By Garth Brown
There are two big, well fenced sections of pasture on the farm, and proper grazing management requires moving the cows and sheep between them several time each growing season. Unfortunately, they are separated by a road, a stream, and a muddy swale. While future fencing projects should simplify things, for now taking the herd from one field to another requires setting up quite an elaborate lane for them to traverse.
I do this with portable fencing, and I’m hard pressed to think of a more important tool when it comes to good farming - being able to section off any part of a field with just a few minutes of work is foundational to good land management. But it isn’t perfect. The main weakness is that, because it’s so light and flexible, it is a purely psychological barrier. The only reason animals don’t go through it is that they associate it with an unpleasant shock, and this is plenty for controlled, predictable settings. So when livestock encounter a portable fence every day at the edge of the large rectangle of grass that has been allotted to them, they almost never test it.
But if those same cows and sheep encounter that same fencing in a less familiar context - as the edges of a narrow lane that passes through dense brush and over rough terrain - they are much more likely to get confused and simply step across it. This is how I found myself with thirty cows and twice as many sheep scattering out towards the wilder woods of the farm. Six went one way, the rest went another, and I knew I was stuck.
Until this point I’d left my loyal dog Oban in the house. In part I didn’t want to introduce any unnecessary variables into a delicate situation. Mainly I hoped to keep him from the giant burdock patch through which the cows now roamed; his flowing mane is glorious, but digging burrs out of it quickly gets old.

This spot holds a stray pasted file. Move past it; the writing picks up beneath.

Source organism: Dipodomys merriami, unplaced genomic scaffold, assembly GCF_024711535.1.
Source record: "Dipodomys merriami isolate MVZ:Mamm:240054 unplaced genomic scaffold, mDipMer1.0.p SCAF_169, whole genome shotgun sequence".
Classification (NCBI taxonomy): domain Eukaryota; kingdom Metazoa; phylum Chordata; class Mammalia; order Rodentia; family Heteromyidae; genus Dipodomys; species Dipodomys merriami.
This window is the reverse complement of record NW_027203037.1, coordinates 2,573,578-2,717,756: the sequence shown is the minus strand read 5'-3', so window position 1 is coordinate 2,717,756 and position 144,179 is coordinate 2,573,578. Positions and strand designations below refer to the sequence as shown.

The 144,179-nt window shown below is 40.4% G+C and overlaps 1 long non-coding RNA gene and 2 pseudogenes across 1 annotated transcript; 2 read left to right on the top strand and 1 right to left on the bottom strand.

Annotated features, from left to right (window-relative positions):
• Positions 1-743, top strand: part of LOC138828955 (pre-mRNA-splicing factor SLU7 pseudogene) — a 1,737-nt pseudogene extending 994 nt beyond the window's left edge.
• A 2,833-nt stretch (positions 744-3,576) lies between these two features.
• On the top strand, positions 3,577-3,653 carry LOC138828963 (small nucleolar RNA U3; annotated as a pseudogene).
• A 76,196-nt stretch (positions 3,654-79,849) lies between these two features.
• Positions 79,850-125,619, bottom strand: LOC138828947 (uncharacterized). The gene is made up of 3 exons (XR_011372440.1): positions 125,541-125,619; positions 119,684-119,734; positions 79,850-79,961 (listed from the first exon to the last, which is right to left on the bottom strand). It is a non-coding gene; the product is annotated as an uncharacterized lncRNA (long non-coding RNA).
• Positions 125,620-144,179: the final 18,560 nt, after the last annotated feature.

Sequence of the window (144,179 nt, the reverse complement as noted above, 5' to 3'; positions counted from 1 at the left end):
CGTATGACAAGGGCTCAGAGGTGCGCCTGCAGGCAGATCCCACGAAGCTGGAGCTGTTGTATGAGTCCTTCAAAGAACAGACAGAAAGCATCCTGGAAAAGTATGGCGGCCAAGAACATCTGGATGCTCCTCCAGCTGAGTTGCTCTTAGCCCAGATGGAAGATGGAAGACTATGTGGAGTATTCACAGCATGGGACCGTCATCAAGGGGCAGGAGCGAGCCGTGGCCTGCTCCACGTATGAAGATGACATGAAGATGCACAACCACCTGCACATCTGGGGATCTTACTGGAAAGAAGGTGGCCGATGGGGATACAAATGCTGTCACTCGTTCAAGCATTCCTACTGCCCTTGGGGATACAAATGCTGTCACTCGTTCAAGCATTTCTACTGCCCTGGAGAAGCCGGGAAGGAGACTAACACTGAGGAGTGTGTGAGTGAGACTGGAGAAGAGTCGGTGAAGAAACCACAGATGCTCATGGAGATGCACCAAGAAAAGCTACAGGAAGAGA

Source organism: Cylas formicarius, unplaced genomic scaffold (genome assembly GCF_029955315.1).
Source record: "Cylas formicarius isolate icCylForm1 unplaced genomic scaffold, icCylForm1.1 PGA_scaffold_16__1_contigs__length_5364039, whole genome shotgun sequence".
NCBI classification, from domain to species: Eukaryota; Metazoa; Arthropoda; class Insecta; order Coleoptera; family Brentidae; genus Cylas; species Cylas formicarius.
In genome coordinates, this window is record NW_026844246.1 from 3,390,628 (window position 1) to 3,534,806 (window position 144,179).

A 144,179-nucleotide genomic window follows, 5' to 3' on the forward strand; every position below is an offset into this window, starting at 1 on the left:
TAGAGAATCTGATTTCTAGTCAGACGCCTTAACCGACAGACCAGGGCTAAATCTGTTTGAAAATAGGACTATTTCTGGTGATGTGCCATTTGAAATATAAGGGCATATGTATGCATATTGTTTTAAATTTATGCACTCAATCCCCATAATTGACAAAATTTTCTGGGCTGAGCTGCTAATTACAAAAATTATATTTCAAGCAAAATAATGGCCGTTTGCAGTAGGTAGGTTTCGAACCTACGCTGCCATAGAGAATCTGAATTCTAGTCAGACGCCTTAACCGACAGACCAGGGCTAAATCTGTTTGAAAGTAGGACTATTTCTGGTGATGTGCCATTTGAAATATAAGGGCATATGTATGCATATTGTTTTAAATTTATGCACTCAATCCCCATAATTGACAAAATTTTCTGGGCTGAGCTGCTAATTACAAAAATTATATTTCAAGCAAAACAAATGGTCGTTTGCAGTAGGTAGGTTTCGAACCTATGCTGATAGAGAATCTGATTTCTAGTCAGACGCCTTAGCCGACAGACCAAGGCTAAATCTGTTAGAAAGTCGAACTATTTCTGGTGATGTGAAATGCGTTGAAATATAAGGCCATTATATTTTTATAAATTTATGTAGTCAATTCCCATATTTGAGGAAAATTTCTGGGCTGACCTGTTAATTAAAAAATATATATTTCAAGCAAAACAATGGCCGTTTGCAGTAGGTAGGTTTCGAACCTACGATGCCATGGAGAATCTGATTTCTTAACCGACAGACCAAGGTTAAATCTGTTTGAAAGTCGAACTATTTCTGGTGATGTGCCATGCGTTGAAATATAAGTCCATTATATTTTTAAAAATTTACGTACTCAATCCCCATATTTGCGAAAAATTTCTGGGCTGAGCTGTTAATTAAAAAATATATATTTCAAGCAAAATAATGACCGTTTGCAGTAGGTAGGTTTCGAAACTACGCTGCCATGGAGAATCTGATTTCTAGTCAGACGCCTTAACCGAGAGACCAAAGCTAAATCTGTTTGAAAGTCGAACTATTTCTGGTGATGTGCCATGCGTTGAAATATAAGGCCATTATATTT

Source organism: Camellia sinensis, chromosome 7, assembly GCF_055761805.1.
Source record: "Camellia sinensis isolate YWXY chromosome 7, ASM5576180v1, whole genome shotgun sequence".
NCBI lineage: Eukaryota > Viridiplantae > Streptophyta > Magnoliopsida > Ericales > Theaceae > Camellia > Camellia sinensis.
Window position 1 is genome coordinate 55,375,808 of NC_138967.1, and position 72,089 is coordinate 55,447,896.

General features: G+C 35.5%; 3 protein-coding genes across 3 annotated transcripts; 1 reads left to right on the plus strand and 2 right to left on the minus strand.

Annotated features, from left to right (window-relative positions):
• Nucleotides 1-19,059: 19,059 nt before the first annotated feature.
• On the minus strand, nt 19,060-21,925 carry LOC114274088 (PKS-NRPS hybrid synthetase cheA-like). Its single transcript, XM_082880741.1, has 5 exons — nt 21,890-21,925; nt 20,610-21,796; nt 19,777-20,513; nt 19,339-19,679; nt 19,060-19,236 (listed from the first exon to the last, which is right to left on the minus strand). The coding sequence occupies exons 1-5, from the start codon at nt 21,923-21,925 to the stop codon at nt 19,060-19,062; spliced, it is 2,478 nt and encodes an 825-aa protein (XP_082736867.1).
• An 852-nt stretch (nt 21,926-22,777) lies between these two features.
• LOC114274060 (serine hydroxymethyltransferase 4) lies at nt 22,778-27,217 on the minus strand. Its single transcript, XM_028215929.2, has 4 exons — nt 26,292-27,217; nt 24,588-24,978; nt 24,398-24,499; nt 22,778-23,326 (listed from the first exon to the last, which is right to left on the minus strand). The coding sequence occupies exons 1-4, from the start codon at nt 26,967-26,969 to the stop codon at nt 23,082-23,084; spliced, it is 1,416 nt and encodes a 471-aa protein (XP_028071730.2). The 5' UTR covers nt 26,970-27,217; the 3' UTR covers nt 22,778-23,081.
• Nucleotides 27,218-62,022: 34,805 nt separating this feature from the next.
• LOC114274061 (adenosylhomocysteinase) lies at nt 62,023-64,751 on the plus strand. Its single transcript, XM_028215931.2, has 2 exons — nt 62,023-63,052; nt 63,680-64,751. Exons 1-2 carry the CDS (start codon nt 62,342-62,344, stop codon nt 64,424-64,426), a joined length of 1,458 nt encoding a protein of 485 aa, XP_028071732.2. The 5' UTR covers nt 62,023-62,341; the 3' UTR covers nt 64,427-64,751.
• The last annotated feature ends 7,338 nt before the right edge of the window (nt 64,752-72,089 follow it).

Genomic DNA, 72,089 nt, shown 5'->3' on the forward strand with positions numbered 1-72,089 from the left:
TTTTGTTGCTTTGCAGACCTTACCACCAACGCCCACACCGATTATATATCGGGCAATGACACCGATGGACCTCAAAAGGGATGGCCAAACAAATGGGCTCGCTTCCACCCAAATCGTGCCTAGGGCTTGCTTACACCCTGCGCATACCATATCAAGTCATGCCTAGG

But the whole thing hadn’t come off as I’d hoped, and dealing with loose stock now was more pressing than future dog grooming, so I unleashed him, and he performed beautifully. First, he barked and circled and feinted and generally made himself such a nuisance to the larger group of cows until they eagerly went through the proper gate to be rid of him, and most of the sheep followed.
Meanwhile, the group of six had been browsing their way deeper into a dense willow copse, but the same vigorous herding soon put them in with the rest, along with the last of the sheep. I was just crouching to congratulate Oban for a job well done when something came crashing towards us through the brush.
A strange quality of herd animals is that more of them are often easier to move than fewer, and an individual is often the hardest of all. Cows in a group have their attention divided. They may be moving towards something attractive, like fresh grass, or away from something unattractive, like the disgustingly energetic dog that is harassing them, but they will also be trying to stay close to other cows. This groupthink makes them behave like molasses, flowing and stretching while remaining coherent. But a steer in isolation quickly becomes concerned only with finding his brethren, and he is liable to get up to all sorts of mischief in the process.
We chased this one back and forth across the stream, and then he tried to get back into the pasture he’d been in at the start of the whole production, which was just beside my neighbor’s huge field of newly planted alfalfa. I ran between him and it, and eventually we moved him back near the barn, where by good fortune I had left another gate open when feeding the chickens earlier that morning. For reasons known only to him the steer ran straight through this, and so the ordeal was over.